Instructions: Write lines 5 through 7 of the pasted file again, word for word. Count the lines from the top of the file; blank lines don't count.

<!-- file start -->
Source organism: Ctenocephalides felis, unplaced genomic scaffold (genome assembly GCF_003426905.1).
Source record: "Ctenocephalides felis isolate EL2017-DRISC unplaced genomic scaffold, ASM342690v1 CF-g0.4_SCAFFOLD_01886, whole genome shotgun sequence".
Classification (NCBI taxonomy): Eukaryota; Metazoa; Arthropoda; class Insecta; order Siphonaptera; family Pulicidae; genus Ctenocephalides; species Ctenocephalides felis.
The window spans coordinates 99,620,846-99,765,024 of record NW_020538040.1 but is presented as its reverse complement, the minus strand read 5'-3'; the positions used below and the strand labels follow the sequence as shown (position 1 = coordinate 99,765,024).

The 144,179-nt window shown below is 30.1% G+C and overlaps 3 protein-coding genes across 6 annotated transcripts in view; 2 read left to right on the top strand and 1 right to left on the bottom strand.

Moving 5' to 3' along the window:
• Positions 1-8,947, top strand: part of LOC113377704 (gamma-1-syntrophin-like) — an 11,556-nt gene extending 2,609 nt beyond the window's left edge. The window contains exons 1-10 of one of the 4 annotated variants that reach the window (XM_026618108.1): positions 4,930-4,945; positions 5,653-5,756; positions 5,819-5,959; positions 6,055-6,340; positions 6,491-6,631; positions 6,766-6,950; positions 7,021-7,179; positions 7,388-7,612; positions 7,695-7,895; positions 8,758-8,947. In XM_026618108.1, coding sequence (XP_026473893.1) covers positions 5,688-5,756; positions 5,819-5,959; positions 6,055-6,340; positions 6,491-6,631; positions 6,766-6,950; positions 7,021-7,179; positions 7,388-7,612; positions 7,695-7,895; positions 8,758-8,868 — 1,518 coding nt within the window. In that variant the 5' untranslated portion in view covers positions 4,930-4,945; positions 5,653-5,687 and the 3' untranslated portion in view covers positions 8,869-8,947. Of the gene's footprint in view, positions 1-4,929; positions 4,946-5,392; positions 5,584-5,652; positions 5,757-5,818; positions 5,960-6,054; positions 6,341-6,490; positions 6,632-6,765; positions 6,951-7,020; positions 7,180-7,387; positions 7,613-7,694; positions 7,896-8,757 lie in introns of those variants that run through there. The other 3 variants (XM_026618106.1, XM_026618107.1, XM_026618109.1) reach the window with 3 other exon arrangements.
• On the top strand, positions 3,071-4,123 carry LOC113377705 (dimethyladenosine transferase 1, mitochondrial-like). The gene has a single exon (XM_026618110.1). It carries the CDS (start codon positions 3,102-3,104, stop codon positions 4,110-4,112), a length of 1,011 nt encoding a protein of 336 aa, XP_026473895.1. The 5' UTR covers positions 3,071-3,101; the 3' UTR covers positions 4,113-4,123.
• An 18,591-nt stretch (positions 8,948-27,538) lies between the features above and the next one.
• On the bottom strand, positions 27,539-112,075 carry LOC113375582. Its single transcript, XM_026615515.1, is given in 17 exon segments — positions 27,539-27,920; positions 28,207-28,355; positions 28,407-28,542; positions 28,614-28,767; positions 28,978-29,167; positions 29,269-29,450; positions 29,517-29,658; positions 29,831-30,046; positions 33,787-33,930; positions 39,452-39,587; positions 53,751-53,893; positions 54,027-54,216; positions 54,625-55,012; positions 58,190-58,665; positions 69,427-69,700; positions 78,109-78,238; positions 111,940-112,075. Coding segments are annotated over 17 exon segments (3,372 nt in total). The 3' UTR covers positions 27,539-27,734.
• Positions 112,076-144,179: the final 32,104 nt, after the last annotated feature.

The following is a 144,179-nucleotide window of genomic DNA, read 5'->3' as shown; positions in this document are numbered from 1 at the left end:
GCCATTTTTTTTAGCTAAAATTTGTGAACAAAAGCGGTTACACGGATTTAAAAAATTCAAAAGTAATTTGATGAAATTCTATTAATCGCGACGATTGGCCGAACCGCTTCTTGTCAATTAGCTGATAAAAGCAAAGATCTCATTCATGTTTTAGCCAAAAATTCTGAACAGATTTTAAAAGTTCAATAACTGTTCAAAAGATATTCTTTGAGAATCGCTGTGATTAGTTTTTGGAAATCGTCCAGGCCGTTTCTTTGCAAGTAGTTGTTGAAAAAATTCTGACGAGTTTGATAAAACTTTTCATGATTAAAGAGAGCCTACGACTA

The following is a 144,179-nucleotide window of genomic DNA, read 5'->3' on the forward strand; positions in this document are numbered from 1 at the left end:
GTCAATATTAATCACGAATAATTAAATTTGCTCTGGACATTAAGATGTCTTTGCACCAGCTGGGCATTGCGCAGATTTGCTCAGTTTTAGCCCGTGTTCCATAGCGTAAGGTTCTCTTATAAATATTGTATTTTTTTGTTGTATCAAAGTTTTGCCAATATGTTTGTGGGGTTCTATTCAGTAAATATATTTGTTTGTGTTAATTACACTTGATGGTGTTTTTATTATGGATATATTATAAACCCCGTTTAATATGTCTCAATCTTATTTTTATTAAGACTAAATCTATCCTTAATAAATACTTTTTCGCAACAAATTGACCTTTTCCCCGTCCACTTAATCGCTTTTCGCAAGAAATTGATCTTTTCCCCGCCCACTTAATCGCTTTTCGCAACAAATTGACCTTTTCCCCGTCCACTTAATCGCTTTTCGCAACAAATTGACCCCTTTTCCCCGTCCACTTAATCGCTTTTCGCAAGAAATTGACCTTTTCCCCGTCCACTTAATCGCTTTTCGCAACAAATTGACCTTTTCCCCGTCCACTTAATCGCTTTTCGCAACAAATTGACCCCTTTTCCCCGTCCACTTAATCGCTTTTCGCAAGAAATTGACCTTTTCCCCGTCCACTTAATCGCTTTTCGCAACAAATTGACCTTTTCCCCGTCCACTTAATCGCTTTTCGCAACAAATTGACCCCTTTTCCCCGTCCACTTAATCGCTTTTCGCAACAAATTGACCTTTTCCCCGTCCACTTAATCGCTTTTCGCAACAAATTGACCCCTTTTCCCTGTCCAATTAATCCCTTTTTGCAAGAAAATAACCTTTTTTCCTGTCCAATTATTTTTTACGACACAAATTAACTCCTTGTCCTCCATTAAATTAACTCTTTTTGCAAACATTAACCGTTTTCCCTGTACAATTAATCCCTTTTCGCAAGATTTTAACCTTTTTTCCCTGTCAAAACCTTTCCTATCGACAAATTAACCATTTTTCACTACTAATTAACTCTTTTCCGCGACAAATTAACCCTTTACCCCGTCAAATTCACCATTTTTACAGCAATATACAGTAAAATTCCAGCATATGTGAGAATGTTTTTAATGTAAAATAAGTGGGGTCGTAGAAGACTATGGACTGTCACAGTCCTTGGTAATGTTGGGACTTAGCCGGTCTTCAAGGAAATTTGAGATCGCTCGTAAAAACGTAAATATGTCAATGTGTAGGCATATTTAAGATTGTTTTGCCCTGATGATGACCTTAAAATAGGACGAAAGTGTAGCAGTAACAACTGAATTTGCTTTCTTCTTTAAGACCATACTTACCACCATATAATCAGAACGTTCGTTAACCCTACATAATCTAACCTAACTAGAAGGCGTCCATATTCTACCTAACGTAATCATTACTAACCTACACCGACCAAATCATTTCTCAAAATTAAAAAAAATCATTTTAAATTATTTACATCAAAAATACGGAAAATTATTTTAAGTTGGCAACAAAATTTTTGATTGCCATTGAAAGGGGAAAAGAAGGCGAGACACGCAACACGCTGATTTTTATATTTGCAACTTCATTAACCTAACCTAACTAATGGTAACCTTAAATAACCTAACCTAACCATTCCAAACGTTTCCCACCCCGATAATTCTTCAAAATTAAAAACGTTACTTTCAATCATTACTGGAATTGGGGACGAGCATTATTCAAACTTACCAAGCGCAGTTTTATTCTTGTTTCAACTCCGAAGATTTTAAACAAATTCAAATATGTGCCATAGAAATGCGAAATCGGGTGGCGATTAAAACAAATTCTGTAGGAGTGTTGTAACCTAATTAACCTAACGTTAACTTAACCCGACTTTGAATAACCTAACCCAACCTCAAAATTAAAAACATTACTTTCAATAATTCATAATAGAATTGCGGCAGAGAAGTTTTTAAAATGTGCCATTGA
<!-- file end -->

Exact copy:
The 144,179-nt window shown below is 30.1% G+C and overlaps 3 protein-coding genes across 6 annotated transcripts in view; 2 read left to right on the top strand and 1 right to left on the bottom strand.

Moving 5' to 3' along the window:
• Positions 1-8,947, top strand: part of LOC113377704 (gamma-1-syntrophin-like) — an 11,556-nt gene extending 2,609 nt beyond the window's left edge. The window contains exons 1-10 of one of the 4 annotated variants that reach the window (XM_026618108.1): positions 4,930-4,945; positions 5,653-5,756; positions 5,819-5,959; positions 6,055-6,340; positions 6,491-6,631; positions 6,766-6,950; positions 7,021-7,179; positions 7,388-7,612; positions 7,695-7,895; positions 8,758-8,947. In XM_026618108.1, coding sequence (XP_026473893.1) covers positions 5,688-5,756; positions 5,819-5,959; positions 6,055-6,340; positions 6,491-6,631; positions 6,766-6,950; positions 7,021-7,179; positions 7,388-7,612; positions 7,695-7,895; positions 8,758-8,868 — 1,518 coding nt within the window. In that variant the 5' untranslated portion in view covers positions 4,930-4,945; positions 5,653-5,687 and the 3' untranslated portion in view covers positions 8,869-8,947. Of the gene's footprint in view, positions 1-4,929; positions 4,946-5,392; positions 5,584-5,652; positions 5,757-5,818; positions 5,960-6,054; positions 6,341-6,490; positions 6,632-6,765; positions 6,951-7,020; positions 7,180-7,387; positions 7,613-7,694; positions 7,896-8,757 lie in introns of those variants that run through there. The other 3 variants (XM_026618106.1, XM_026618107.1, XM_026618109.1) reach the window with 3 other exon arrangements.